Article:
March 29, 2010
Angel Investors vs. Venture Capitalists
What are the differences between angel investors and venture capitalists?
Among the many differences, there are four that stand out as critical for entrepreneurs.
1) Management/Advisory Participation
Almost without exception, when a venture capitalist makes an investment in a startup, it comes with strings attached: they require at least one seat on the Board of Directors, a sub-organization within a company that ensures that investorsâ€™ money is managed well. They tend to be very involved in the operations of the business. Angel investors will occasionally desire this degree of participation, but not nearly to the same degree as venture capitalists. This type of participation is usually a good thing; investors fund companies in industries where they feel they have expertise, and they use this knowledge to provide advice and assistance in growing your business.
2) Whose Money They Invest
Angel investors are generally wealthy individuals (successful professionals or fellow entrepreneurs who have sold businesses) who are seeking alternative ways to grow their money. The funds that they provide come from their own personal pockets, or from their familyâ€™s accounts. For this reason, their money is less constrained and they are able to invest when and where they see fit. Venture capitalists, on the other hand, are generally investing other peoplesâ€™ money. A pension fund or network of wealthy families might entrust their money to a venture capitalist to invest in specific ways. For this reason, venture capitalists have restrictions and requirements that they must meet: for example, certain levels of return on investment, or certain industries. They also tend to have a great deal more money available to invest.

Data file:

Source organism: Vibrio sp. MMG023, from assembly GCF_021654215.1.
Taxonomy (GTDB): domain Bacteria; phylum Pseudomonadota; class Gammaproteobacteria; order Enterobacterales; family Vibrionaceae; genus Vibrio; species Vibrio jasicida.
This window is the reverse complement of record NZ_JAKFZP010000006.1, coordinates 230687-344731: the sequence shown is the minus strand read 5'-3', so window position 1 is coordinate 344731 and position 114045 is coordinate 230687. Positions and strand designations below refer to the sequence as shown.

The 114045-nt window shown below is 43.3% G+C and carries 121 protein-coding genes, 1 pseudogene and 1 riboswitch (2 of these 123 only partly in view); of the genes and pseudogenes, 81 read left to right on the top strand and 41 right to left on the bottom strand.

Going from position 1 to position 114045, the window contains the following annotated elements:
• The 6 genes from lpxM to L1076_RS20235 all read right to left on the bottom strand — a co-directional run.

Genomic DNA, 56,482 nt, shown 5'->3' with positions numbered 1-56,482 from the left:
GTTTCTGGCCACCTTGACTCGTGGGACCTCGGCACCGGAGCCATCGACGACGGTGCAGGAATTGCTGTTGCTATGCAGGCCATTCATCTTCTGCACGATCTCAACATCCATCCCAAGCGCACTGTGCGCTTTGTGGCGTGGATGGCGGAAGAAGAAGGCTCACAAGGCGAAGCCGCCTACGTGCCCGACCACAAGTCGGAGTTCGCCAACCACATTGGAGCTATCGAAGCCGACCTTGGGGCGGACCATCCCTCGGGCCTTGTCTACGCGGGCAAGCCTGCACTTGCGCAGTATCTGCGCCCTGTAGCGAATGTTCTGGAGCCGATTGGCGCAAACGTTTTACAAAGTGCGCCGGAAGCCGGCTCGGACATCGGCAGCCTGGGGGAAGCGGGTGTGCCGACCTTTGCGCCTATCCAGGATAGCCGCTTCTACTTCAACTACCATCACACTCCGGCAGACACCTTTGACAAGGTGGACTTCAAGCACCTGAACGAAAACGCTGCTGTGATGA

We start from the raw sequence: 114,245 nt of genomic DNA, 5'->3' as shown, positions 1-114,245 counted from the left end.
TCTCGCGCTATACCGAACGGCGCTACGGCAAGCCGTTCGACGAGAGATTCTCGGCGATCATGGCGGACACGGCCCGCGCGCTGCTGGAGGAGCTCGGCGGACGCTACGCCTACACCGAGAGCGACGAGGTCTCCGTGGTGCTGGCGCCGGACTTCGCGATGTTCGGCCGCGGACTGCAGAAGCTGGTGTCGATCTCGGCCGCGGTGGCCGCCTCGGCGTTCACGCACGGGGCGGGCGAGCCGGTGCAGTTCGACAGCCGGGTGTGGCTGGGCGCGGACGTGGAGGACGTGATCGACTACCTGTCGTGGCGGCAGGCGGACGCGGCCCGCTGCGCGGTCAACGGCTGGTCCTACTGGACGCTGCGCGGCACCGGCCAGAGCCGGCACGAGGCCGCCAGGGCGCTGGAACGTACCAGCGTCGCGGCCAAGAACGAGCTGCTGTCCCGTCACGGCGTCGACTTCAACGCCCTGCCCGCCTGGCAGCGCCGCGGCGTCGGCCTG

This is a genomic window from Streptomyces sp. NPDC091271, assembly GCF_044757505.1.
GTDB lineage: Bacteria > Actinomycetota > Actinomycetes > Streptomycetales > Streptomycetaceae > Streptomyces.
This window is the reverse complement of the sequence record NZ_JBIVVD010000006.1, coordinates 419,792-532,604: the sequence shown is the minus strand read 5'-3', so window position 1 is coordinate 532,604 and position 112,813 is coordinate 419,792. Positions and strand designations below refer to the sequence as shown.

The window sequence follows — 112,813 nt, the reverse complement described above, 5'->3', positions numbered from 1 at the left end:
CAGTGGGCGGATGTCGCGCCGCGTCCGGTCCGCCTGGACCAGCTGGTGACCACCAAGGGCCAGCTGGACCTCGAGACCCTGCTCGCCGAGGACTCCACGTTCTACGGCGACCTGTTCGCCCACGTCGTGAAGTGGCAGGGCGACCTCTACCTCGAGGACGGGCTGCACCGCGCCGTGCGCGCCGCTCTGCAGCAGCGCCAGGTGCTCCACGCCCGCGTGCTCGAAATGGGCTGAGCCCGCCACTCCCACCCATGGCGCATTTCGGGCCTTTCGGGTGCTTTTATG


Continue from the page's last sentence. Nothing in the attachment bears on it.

3) Professional vs Amateur
Another key difference in these two types of investors arises from their degree of professionalism. Without exception, venture capitalists are professional investors who invest money vocationally, as their job. The process of joining a venture capital firm is extremely selective and arduous. Angel investors vary a great deal in their degree of professionalism and experience. On one end of the spectrum, they can be equally professional and experienced as venture capitalists; on the other, they may be casual investors who fund startups as a hobby.
4) Size of Investment
This is perhaps the most striking difference between angel investment and venture capital investment. Venture capitalists tend to invest significantly larger amounts of money than do angel investors. For example, a typical investment by a venture capital firm ranges from $5 to $10 million, with $2 million as a bare minimum. The reasoning behind this is that they prefer a very strong return (40%, for example) on a large investment to an outstanding return (perhaps 100%) on a small, angel-sized investment. Angel investors can fund companies in any amount, but it typically ranges from $50,000 to $1 million.
Are you looking to raise capital? For many businesses, it makes sense to target BOTH angel investors and venture capitalists (first, a round of angel financing, and then venture capital).
Click here to learn how to attract angel investors.
Click here to learn how to raise venture capital.
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